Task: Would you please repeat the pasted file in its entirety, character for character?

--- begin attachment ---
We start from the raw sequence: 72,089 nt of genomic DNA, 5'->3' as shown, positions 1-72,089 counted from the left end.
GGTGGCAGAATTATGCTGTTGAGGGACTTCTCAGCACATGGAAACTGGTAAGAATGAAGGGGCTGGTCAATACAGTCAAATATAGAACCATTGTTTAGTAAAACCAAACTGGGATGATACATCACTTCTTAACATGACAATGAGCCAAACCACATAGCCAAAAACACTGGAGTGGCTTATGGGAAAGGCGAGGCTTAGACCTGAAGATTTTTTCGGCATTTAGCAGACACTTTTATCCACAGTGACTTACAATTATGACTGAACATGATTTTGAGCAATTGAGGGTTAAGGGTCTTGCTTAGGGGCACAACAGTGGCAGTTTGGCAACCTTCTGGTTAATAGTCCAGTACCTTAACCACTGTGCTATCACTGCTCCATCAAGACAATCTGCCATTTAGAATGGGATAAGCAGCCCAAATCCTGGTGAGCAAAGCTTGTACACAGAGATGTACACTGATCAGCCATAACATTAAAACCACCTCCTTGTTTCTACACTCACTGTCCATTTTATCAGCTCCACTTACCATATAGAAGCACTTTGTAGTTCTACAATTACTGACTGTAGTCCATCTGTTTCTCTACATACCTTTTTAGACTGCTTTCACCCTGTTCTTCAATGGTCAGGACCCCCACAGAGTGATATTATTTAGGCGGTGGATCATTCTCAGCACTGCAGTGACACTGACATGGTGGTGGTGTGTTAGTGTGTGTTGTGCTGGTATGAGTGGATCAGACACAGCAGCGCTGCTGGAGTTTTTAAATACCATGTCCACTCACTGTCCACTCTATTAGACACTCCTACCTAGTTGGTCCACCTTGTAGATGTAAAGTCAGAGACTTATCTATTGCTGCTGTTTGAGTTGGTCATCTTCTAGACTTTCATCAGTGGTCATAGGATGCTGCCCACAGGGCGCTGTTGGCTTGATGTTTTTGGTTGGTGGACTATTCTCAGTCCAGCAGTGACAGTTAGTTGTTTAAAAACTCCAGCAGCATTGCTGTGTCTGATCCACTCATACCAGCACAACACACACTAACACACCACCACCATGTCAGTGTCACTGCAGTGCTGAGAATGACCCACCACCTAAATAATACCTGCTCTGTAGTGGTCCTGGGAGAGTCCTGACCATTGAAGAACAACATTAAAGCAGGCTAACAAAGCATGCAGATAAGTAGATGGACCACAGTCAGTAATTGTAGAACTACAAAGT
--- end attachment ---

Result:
We start from the raw sequence: 72,089 nt of genomic DNA, 5'->3' as shown, positions 1-72,089 counted from the left end.
GGTGGCAGAATTATGCTGTTGAGGGACTTCTCAGCACATGGAAACTGGTAAGAATGAAGGGGCTGGTCAATACAGTCAAATATAGAACCATTGTTTAGTAAAACCAAACTGGGATGATACATCACTTCTTAACATGACAATGAGCCAAACCACATAGCCAAAAACACTGGAGTGGCTTATGGGAAAGGCGAGGCTTAGACCTGAAGATTTTTTCGGCATTTAGCAGACACTTTTATCCACAGTGACTTACAATTATGACTGAACATGATTTTGAGCAATTGAGGGTTAAGGGTCTTGCTTAGGGGCACAACAGTGGCAGTTTGGCAACCTTCTGGTTAATAGTCCAGTACCTTAACCACTGTGCTATCACTGCTCCATCAAGACAATCTGCCATTTAGAATGGGATAAGCAGCCCAAATCCTGGTGAGCAAAGCTTGTACACAGAGATGTACACTGATCAGCCATAACATTAAAACCACCTCCTTGTTTCTACACTCACTGTCCATTTTATCAGCTCCACTTACCATATAGAAGCACTTTGTAGTTCTACAATTACTGACTGTAGTCCATCTGTTTCTCTACATACCTTTTTAGACTGCTTTCACCCTGTTCTTCAATGGTCAGGACCCCCACAGAGTGATATTATTTAGGCGGTGGATCATTCTCAGCACTGCAGTGACACTGACATGGTGGTGGTGTGTTAGTGTGTGTTGTGCTGGTATGAGTGGATCAGACACAGCAGCGCTGCTGGAGTTTTTAAATACCATGTCCACTCACTGTCCACTCTATTAGACACTCCTACCTAGTTGGTCCACCTTGTAGATGTAAAGTCAGAGACTTATCTATTGCTGCTGTTTGAGTTGGTCATCTTCTAGACTTTCATCAGTGGTCATAGGATGCTGCCCACAGGGCGCTGTTGGCTTGATGTTTTTGGTTGGTGGACTATTCTCAGTCCAGCAGTGACAGTTAGTTGTTTAAAAACTCCAGCAGCATTGCTGTGTCTGATCCACTCATACCAGCACAACACACACTAACACACCACCACCATGTCAGTGTCACTGCAGTGCTGAGAATGACCCACCACCTAAATAATACCTGCTCTGTAGTGGTCCTGGGAGAGTCCTGACCATTGAAGAACAACATTAAAGCAGGCTAACAAAGCATGCAGATAAGTAGATGGACCACAGTCAGTAATTGTAGAACTACAAAGT